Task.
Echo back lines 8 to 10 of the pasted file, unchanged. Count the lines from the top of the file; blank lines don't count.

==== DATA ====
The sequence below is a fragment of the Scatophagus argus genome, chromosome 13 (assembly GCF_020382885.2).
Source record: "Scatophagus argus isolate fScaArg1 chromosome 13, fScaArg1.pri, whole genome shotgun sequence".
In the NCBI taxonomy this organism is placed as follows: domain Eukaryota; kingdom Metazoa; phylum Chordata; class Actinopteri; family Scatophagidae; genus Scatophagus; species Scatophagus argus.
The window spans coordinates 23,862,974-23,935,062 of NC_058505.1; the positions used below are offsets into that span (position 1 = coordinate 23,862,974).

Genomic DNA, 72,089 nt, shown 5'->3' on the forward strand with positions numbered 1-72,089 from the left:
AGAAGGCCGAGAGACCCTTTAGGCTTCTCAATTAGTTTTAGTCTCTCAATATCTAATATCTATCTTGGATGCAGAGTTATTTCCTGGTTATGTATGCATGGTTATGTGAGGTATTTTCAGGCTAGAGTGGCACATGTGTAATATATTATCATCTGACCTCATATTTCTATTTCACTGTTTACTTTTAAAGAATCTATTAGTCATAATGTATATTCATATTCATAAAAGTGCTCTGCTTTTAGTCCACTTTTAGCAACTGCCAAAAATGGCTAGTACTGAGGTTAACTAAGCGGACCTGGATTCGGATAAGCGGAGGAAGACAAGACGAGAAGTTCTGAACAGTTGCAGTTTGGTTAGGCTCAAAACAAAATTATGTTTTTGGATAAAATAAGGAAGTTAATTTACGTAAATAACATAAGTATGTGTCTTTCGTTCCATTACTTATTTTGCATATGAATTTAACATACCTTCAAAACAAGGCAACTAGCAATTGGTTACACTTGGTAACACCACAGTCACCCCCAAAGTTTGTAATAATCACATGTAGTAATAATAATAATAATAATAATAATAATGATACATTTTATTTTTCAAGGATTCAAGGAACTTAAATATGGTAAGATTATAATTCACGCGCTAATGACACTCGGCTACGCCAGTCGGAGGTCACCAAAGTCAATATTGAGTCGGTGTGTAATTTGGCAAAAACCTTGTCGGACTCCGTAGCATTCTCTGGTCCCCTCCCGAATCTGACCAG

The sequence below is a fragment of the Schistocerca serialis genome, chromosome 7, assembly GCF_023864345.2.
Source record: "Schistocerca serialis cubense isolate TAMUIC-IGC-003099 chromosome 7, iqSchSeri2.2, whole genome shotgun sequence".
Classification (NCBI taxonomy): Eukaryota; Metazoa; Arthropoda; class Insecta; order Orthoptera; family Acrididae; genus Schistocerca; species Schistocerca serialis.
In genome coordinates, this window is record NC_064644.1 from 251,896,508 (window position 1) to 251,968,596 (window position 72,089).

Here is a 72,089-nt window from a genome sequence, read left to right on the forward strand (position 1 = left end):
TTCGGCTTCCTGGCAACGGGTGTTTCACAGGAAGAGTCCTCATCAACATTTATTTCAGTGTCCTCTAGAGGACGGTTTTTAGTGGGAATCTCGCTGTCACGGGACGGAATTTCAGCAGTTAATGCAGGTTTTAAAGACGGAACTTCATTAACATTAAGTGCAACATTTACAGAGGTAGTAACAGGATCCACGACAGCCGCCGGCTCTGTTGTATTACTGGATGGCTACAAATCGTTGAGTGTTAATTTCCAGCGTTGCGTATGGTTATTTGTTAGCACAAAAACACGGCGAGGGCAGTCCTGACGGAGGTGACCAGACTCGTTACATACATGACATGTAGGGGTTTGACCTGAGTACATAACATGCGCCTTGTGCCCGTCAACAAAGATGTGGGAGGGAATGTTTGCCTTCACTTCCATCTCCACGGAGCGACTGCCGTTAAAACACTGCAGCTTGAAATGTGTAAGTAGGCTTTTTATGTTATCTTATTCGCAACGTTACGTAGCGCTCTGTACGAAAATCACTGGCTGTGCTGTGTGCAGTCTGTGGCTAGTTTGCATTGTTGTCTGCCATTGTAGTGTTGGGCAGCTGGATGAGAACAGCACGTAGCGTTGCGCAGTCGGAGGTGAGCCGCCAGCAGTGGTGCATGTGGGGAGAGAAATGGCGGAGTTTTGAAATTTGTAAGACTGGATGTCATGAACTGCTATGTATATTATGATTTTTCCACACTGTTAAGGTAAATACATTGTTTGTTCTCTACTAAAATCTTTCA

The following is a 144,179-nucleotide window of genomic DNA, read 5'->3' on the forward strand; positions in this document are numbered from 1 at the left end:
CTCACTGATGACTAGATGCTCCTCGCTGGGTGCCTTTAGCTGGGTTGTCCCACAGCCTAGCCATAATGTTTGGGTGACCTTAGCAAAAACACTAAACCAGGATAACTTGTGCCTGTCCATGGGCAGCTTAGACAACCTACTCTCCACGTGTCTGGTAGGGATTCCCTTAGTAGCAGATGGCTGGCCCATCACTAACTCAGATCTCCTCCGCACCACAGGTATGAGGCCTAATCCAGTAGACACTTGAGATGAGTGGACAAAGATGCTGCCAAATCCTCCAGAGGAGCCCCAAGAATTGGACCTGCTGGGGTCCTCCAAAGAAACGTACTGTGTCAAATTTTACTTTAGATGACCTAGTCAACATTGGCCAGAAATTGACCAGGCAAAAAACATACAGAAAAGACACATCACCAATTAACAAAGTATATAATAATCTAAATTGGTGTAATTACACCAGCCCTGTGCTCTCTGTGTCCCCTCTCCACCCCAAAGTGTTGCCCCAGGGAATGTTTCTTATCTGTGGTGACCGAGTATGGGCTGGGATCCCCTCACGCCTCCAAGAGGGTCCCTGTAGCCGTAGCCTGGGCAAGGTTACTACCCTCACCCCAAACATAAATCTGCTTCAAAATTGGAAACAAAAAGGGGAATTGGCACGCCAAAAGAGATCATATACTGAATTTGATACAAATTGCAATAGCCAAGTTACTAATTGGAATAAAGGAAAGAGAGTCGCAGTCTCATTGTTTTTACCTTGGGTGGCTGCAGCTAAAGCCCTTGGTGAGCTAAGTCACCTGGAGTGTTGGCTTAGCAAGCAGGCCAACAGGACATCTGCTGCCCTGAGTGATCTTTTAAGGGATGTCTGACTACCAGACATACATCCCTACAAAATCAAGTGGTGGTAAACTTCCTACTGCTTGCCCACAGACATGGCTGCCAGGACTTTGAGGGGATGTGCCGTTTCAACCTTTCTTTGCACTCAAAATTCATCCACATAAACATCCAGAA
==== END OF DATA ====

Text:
Source record: "Schistocerca serialis cubense isolate TAMUIC-IGC-003099 chromosome 7, iqSchSeri2.2, whole genome shotgun sequence".
Classification (NCBI taxonomy): Eukaryota; Metazoa; Arthropoda; class Insecta; order Orthoptera; family Acrididae; genus Schistocerca; species Schistocerca serialis.
In genome coordinates, this window is record NC_064644.1 from 251,896,508 (window position 1) to 251,968,596 (window position 72,089).